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URLs and punctuation
Thread poster: xxxLia Fail
xxxLia Fail  Identity Verified
Spain
Local time: 21:25
Spanish to English
+ ...
Nov 23, 2005

I'm not sure if this is the right forum, maybe we should have one about 'writing issues':-)

I have translating a website full of links, i.e. URLs.

What i am not clear about is punctuation. There are 2 possibilities:

1. no full stop when a link is at the end of a sentence

2. a full stop, which means that when you copy and paste the URL into a broweser, you have to remove the stop to retrieve the page.

So, a technically correct soluition (i.e. 1) versus a practical solution (i.e. 2).

Should we or should we not put full stops after URLs? Does anyone know if/wher I can consult style guides about this?

TIA:-)


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Timothy Barton
Local time: 22:25
Member (2006)
French to English
+ ...
Why would one have to remove the full stop? Nov 23, 2005

Lia Fail wrote:

I'm not sure if this is the right forum, maybe we should have one about 'writing issues':-)

I have translating a website full of links, i.e. URLs.

What i am not clear about is punctuation. There are 2 possibilities:

1. no full stop when a link is at the end of a sentence

2. a full stop, which means that when you copy and paste the URL into a broweser, you have to remove the stop to retrieve the page.

So, a technically correct soluition (i.e. 1) versus a practical solution (i.e. 2).

Should we or should we not put full stops after URLs? Does anyone know if/wher I can consult style guides about this?

TIA:-)



When I select a link, I just select the link itself. I wouldn't select the full stop at the end.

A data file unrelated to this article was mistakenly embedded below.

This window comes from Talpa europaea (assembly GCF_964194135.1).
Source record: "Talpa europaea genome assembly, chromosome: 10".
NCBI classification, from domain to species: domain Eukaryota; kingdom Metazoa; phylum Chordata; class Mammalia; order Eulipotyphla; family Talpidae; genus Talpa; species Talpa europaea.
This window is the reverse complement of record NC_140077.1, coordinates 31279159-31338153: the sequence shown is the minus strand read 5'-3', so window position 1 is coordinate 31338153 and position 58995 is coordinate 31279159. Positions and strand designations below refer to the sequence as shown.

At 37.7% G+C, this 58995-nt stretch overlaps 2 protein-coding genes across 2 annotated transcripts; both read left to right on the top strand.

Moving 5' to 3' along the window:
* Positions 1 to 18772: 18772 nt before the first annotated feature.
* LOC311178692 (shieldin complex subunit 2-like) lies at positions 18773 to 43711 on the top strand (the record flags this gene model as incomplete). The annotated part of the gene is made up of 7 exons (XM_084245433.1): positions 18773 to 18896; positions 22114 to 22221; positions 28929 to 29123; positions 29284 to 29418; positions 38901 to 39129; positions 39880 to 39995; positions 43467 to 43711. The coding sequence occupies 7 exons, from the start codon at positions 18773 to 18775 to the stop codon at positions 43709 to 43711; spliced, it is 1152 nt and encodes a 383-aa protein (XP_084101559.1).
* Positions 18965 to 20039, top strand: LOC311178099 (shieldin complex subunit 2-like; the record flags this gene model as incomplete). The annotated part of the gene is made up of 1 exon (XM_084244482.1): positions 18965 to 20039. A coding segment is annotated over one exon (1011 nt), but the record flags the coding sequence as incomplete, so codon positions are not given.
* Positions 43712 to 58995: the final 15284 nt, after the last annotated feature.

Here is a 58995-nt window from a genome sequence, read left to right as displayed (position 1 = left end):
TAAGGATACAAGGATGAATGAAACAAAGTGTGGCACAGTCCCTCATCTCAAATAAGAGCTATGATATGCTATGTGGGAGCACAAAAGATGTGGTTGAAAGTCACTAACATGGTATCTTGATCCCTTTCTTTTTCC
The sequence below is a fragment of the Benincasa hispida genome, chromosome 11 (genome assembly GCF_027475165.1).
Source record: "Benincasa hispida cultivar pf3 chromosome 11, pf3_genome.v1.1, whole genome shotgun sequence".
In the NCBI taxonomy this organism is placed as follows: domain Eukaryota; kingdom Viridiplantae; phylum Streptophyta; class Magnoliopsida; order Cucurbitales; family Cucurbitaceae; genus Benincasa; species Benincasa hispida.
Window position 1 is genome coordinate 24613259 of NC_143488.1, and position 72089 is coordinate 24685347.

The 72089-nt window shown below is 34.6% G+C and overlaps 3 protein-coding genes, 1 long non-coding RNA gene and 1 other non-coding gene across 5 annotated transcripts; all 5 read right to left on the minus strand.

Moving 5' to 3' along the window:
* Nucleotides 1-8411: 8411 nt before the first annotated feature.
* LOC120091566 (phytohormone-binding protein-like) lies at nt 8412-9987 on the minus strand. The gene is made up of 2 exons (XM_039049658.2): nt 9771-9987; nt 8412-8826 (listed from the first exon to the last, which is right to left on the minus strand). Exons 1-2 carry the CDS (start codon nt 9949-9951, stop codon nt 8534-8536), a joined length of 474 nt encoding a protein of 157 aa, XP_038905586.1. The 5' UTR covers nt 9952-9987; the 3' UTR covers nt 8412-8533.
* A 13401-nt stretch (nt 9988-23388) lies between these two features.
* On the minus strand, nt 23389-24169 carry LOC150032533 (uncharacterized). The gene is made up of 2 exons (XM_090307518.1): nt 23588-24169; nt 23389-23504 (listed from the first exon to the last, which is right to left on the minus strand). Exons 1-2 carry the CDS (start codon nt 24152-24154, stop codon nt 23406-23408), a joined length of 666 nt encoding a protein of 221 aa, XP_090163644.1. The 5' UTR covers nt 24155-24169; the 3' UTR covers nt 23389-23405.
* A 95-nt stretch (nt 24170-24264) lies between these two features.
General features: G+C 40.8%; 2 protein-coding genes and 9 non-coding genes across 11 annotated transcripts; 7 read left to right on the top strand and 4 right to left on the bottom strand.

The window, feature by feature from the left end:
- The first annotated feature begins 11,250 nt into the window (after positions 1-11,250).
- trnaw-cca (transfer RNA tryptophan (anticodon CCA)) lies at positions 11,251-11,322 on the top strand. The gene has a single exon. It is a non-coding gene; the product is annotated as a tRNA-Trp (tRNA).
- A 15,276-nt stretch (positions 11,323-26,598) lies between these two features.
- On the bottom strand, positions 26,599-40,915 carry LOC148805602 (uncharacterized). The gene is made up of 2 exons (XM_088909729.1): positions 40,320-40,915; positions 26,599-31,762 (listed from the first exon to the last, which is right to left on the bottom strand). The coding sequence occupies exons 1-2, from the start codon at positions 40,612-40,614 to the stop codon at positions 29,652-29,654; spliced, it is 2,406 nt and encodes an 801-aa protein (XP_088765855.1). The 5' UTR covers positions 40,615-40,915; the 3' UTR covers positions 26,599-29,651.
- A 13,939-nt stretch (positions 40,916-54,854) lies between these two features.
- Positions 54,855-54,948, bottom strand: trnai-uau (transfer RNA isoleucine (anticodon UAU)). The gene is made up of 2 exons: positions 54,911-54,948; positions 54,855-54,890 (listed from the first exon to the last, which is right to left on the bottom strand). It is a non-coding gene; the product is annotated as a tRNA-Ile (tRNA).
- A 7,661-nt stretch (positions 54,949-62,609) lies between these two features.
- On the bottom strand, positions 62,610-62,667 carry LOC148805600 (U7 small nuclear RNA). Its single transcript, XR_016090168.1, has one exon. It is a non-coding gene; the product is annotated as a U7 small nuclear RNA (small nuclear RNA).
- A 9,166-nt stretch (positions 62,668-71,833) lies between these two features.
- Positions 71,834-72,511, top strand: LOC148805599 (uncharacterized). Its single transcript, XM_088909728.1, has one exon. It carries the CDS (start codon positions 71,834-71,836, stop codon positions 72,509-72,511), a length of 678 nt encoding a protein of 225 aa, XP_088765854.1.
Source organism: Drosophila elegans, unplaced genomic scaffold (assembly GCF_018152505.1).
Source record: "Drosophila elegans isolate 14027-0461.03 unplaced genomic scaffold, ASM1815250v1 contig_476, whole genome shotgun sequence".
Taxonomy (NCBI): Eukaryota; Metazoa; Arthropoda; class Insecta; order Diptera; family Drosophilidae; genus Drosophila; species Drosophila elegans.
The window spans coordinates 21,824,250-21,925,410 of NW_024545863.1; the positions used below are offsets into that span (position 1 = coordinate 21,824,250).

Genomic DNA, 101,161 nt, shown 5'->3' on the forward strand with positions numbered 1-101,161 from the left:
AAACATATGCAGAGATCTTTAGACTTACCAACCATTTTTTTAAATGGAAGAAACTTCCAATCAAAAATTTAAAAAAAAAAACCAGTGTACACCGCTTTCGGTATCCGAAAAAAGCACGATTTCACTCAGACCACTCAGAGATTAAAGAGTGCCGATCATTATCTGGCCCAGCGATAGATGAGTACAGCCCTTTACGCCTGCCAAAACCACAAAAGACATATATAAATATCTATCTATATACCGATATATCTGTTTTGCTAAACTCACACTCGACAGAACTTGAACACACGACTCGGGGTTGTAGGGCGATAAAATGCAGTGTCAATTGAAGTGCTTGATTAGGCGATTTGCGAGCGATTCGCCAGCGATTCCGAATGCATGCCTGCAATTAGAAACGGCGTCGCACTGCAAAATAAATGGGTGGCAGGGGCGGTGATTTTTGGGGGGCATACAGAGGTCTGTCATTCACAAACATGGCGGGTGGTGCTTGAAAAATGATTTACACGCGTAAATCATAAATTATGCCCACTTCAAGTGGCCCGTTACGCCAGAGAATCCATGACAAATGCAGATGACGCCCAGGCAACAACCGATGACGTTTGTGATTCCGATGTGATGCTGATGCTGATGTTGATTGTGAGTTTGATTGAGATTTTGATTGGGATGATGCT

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Hynek Palatin  Identity Verified
Czech Republic
Local time: 21:25
Member (2003)
English to Czech
+ ...
URLs Nov 23, 2005

You said you were translating a website. Why would anyone copy a link from a website to the browser instead of just clicking on it?

If the URL is part of a sentence, I would use the full stop. Just make sure not to put the full stop into the URL itself (if you are working with HTML tags, for example).


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Timothy Barton
Local time: 22:25
Member (2006)
French to English
+ ...
I assume she's working with unclickable links Nov 23, 2005

Hynek Palatin wrote:

You said you were translating a website. Why would anyone copy a link from a website to the browser instead of just clicking on it?

If the URL is part of a sentence, I would use the full stop. Just make sure not to put the full stop into the URL itself (if you are working with HTML tags, for example).


I was going to say the same, but I assume from her question that she's working with non-clickable links.


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RHELLER
United States
Local time: 14:25
French to English
+ ...
these two sites advise against it Nov 23, 2005

I hope nobody minds me posting these links:

http://ezinearticles.com/blog/archives/2005/04/url_tip_no_dots.html

http://www.webfoot.com/advice/email.format.html?Email


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xxxLia Fail  Identity Verified
Spain
Local time: 21:25
Spanish to English
+ ...
TOPIC STARTER
thanks all:-) Nov 23, 2005



Yes, my particular links are unclickable, but that's neither here nor there. Sometimes one copies and pastes links, and if not on the lookout, picks up the full stop at the end.

Thanks Rita, that's exactly what I was looking for:-)

Conclusion:

Avoid URLs at the end of sentences, and if absolutely necessary, exclude full stops after URLs (and commas, etc)!


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Samuel Murray  Identity Verified
Netherlands
Local time: 21:25
Member (2006)
English to Afrikaans
+ ...
Place the fullstop outside the hyperlink Nov 24, 2005

Lia Fail wrote:
I have translating a website full of links, i.e. URLs.


Place the full-stop outside the hyperlink:

<a href="http://www.foo.com/">www.foo.com</a>.

Or, if the hyperlinks are in a list, don't use full-stops at all.

Or, if the hyperlink is part of a sentence, rewrite it so that the hyperlink is not at the end of the sentence.

Or, if you're allowed to do it, encase the URL in angle or square brackets, with non-breaking spaces between the URL and the brackets.


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